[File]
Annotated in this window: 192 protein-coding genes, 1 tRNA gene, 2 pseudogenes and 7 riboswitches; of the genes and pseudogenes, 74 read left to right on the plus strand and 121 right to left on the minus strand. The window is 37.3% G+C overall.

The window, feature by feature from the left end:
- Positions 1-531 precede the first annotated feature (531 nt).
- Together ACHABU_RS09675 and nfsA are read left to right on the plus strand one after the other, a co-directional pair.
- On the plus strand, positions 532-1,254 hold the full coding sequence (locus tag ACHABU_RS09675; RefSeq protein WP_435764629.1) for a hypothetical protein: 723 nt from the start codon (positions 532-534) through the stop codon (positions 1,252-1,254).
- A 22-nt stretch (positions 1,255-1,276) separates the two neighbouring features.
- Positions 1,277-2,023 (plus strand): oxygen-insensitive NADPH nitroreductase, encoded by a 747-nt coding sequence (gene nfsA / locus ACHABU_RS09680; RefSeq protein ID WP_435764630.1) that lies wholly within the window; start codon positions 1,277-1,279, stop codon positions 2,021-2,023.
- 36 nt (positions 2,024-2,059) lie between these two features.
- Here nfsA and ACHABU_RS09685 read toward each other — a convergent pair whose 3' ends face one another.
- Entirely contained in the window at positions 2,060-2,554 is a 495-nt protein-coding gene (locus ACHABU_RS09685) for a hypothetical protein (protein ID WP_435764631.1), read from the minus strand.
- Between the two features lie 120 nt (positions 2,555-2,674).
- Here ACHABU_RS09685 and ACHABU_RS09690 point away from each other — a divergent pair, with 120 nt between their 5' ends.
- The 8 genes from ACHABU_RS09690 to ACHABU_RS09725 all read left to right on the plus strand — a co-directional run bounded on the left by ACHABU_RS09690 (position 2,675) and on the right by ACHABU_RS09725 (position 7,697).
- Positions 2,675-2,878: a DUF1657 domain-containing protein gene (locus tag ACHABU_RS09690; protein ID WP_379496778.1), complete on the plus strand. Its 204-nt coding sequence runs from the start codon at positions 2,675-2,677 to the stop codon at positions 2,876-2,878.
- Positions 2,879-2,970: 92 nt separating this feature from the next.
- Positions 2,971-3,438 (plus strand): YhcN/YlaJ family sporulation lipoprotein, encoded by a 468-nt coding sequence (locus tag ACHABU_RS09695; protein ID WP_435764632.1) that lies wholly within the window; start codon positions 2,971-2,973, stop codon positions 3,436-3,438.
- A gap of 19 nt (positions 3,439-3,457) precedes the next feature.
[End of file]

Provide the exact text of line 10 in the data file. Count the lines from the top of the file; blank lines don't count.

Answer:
- Entirely contained in the window at positions 2,060-2,554 is a 495-nt protein-coding gene (locus ACHABU_RS09685) for a hypothetical protein (protein ID WP_435764631.1), read from the minus strand.